Humans have a remarkable capacity to improve their performance in nearly any area of life if they train in the correct way. This is easier said than done.

  • Deliberate practice is not a comfortable activity. It requires sustained effort and concentration. The people who master the art of deliberate practice are committed to being lifelong learners—always exploring and experimenting and refining.
  • Deliberate practice is not a magic pill, but if you can manage to maintain your focus and commitment, then the promise of deliberate practice is quite alluring: to get the most out of what you’ve got.

“When we practice something, we are involved in the deliberate repetition of a process with the intention of reaching a specific goal. The words deliberate and intention are key here because they define the difference between actively practicing something and passively learning it.” — Thomas Sterner

A quick way to assess if you’re doing deliberate practice or just regular rote practice is to ask yourself if you ever feel bored or zone out during practice sessions. If the answer is yes, you’re probably not practicing deliberately.

Deliberate practice isn’t boring.

Frustrating, yes. Maddening, yes. Annoying, even. But never boring.

As soon as practicing a skill gets comfortable, it’s time to up the stakes. Challenging yourself is about more than trying to work harder—it means doing new things.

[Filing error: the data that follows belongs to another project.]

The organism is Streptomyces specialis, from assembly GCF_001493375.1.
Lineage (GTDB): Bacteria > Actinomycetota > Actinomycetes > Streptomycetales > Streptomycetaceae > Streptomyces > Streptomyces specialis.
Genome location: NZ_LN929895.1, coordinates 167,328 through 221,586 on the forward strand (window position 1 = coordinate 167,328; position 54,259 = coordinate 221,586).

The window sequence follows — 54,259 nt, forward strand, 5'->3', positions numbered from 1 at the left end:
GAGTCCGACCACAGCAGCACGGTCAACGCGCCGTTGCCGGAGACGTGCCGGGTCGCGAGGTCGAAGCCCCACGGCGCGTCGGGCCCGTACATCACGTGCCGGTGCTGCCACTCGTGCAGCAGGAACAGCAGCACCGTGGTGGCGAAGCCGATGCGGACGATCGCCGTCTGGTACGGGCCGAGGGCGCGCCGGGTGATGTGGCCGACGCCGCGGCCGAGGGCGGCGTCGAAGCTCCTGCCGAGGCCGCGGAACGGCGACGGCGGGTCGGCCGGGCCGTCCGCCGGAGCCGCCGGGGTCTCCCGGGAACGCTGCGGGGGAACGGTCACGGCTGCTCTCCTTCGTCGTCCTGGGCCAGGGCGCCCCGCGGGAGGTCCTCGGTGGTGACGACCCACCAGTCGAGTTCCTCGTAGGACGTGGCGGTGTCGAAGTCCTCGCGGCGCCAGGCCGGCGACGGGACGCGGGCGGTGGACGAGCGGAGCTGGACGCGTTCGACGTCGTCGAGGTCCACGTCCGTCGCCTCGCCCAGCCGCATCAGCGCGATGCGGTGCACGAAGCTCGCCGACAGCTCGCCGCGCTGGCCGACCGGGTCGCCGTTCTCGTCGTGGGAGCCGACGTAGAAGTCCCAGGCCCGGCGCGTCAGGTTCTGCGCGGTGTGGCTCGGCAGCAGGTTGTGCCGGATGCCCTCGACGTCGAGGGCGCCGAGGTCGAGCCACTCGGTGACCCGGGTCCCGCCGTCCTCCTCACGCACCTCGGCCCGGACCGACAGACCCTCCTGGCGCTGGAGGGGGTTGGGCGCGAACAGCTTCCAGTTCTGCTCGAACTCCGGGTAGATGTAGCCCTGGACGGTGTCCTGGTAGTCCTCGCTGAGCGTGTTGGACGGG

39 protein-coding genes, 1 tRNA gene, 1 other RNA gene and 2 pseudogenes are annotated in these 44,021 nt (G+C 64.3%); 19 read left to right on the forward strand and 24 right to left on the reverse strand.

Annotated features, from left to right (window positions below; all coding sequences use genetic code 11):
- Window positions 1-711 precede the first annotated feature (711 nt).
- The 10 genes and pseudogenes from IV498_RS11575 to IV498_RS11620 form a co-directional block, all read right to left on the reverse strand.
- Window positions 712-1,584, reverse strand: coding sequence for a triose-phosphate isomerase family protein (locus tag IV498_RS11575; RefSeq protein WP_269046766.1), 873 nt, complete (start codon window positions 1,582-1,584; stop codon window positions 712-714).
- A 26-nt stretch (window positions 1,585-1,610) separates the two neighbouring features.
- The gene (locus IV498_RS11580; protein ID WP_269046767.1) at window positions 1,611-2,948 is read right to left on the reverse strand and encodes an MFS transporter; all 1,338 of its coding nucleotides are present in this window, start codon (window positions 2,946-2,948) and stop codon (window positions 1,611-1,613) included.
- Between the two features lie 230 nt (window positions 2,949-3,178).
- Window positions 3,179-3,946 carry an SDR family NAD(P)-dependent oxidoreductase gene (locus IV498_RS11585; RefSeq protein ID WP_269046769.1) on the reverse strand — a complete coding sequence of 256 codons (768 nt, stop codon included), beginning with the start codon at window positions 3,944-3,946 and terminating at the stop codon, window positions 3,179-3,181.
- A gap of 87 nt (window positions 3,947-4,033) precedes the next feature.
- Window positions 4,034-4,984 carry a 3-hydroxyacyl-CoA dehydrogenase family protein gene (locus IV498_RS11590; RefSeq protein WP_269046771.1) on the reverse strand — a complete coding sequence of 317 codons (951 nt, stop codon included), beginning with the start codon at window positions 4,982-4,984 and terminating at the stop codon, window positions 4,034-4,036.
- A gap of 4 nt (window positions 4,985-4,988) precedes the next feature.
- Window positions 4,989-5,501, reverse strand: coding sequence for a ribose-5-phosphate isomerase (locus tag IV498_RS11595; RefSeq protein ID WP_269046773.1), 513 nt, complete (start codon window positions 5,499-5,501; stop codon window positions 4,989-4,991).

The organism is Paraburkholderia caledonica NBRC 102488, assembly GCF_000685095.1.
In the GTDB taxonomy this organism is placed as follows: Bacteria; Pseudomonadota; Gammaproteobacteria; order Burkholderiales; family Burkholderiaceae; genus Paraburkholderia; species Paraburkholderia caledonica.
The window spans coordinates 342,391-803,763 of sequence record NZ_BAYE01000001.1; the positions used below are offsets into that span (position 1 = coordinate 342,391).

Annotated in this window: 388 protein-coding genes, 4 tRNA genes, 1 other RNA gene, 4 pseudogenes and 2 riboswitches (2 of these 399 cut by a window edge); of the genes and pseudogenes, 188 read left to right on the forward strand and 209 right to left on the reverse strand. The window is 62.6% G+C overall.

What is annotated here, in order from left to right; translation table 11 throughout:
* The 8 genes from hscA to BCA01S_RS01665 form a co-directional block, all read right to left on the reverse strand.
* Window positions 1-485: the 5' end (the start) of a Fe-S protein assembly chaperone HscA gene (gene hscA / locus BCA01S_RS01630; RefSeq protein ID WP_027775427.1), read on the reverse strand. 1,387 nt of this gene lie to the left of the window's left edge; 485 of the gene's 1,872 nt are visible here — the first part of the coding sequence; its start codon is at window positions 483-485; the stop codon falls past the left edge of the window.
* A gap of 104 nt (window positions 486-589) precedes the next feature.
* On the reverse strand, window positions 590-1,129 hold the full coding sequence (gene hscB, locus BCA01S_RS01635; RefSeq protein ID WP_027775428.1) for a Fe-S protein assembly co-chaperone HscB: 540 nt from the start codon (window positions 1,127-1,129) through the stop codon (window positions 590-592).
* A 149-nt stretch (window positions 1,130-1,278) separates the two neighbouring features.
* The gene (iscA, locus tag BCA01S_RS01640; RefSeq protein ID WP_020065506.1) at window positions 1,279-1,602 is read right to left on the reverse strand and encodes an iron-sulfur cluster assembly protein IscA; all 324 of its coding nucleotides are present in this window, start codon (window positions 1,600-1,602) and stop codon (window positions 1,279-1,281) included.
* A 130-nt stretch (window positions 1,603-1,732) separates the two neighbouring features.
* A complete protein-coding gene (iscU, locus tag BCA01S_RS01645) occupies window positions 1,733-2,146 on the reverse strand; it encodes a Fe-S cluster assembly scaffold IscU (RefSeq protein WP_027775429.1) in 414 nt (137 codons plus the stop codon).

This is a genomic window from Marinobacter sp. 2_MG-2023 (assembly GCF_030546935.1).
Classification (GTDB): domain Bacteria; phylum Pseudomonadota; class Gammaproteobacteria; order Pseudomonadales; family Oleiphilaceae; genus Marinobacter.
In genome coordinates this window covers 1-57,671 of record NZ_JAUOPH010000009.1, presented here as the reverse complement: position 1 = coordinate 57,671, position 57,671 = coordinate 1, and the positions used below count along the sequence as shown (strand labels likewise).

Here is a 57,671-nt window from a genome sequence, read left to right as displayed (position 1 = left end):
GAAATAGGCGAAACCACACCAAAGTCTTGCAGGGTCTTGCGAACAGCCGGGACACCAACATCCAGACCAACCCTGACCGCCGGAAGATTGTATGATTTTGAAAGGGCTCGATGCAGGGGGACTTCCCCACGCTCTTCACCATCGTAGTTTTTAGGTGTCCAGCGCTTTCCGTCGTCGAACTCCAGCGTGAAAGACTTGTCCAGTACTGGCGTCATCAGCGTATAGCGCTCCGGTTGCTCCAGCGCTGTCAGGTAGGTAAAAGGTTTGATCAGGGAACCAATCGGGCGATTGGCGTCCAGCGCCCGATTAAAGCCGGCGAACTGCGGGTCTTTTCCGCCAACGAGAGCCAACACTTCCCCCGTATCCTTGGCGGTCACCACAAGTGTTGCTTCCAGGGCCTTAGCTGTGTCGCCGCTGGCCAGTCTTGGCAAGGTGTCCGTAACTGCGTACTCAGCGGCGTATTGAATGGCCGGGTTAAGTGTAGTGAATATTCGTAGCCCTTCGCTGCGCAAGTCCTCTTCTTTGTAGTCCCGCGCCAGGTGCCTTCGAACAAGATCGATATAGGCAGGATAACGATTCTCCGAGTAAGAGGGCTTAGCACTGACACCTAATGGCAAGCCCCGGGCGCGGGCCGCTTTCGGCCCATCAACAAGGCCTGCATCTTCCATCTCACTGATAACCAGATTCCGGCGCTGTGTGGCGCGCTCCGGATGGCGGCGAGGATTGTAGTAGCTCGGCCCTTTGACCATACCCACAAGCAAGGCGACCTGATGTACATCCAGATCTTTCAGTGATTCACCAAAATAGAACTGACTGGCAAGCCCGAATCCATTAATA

Pushing ourselves just beyond the limits of our abilities is uncomfortable, yet it’s how we do our best—and indeed, it can be the source of some of our greatest moments of satisfaction. According to psychologist Mihaly Csikszentmihalyi, we often experience happiness as a result of entering a “flow” state, which occurs when we intensely focus on an activity that is challenging yet achievable. During moments of flow, we become so immersed in the activity that we lose any sense of time or of ourselves.

Noel Tichy, professor at the University of Michigan business school and the former chief of General Electric’s famous management development center at Crotonville, puts the concept of practice into three zones: the comfort zonethe learning zone, and the panic zone.

Most of the time when we’re practicing, we’re really doing activities in our comfort zone. This doesn’t help us improve because we can already do these activities easily. On the other hand, operating in the panic zone leaves us paralyzed, as the activities are too difficult and we don’t know where to start. The only way to make progress is to operate in the learning zone, which are those activities that are just out of our reach.

Repetition inside the comfort zone does not equal deliberate practice. Deliberate practice requires that you operate in the learning zone and you repeat the activity a lot with feedback.

How to implement this: Each time you practice a component of a skill, aim to make it 10% harder than the level you find comfortable.